• In general, Evolutionary Algorithms offer no theoretical guarantees on convergence whatsoever - they only guarantee improvements in successive iterations. Seeing as we are still uncertain if the desirable properties of gradient based algorithms (e.g. convergence) extend themselves to non-convex and noisy functions - did this fact serve as one of the reasons as to why Evolutionary Algorithms gained popularity in optimizing machine learning models? Why exactly do Evolutionary Algorithms present advantages in optimizing noisy functions?

Can someone please comment on this?

Thanks!

There are many wrong or slightly off assumptions in this question, I will try to work through them.

• Minor point: Neural networks may or may not be statistical models (many of them are not). I would say that you need a likelihood function or at least a generative model of the data for a mathematical/computational model to be called a statistical model. However, it is not hard if you have a loss function to convert it into a likelihood function of some sort (whether it's a meaningful likelihood function - i.e., model of the generative process of the data - it's another point).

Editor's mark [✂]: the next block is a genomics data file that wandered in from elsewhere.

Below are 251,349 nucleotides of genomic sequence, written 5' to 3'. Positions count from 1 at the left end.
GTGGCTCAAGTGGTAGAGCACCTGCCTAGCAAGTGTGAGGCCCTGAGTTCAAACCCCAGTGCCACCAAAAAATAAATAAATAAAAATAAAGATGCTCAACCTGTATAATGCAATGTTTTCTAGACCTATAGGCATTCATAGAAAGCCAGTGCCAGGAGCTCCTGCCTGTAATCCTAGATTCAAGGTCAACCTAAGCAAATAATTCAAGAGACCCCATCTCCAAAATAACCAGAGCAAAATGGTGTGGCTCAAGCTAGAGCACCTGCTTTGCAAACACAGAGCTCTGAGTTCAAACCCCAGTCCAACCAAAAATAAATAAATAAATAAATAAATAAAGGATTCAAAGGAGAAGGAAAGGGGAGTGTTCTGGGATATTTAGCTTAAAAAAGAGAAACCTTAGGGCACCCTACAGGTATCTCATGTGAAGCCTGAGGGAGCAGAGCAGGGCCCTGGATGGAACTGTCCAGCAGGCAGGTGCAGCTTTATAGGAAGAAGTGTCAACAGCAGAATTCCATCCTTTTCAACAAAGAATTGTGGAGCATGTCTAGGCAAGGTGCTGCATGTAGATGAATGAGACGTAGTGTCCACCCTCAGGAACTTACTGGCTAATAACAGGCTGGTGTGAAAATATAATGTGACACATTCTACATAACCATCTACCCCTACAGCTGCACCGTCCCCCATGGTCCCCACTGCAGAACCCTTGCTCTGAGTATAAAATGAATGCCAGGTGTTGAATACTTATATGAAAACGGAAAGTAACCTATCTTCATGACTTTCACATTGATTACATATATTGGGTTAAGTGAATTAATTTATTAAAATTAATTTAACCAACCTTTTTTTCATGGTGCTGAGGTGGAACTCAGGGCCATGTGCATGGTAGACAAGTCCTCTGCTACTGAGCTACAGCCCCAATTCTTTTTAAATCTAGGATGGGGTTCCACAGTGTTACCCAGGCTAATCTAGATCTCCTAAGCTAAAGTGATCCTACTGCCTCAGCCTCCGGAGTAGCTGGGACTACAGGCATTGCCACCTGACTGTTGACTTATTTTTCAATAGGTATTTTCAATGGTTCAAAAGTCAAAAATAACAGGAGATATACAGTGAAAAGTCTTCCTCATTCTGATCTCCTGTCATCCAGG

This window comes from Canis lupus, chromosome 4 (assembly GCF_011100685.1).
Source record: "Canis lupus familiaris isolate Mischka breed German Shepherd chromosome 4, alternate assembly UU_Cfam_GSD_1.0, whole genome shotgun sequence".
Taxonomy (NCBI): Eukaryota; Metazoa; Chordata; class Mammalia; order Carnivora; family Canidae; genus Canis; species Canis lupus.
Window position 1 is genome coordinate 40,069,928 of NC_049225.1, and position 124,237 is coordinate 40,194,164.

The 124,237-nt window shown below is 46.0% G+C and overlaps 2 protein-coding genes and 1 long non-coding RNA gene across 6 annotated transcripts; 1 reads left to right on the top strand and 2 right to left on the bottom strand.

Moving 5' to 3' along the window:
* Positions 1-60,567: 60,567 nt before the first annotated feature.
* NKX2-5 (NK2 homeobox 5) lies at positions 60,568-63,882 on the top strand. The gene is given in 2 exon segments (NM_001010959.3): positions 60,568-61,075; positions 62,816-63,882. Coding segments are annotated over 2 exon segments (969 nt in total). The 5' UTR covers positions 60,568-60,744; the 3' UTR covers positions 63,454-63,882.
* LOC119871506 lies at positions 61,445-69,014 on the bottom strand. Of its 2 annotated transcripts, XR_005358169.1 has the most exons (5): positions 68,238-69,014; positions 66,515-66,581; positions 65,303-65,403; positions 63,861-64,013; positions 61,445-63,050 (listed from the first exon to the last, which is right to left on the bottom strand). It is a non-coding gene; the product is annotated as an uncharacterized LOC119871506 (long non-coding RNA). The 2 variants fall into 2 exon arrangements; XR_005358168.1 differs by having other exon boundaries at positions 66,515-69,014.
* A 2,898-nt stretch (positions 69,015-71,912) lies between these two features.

• Being non-convex and noisy are two completely different properties that come from different reasons, I'll unpack it below.
• Non-convexity stems from the arbitrary form of the loss functions used by machine learning models (in general: if you cannot prove convexity, you should assume non-convexity). There are trivial reasons for which you can expect non-convexity in neural networks (e.g., symmetries: there are multiple equivalent solutions obtained by permuting the nodes and weights). Even if you break the symmetry, it's likely that there will be local optima. Frankly, non-convexity is not a big deal: most problems are non-convex. Specifically for neural networks, at least for the success stories that we have seen so far, non-convexity seems to be hardly an issue, exactly for the immensely large number of parameters. See for example  for some discussion.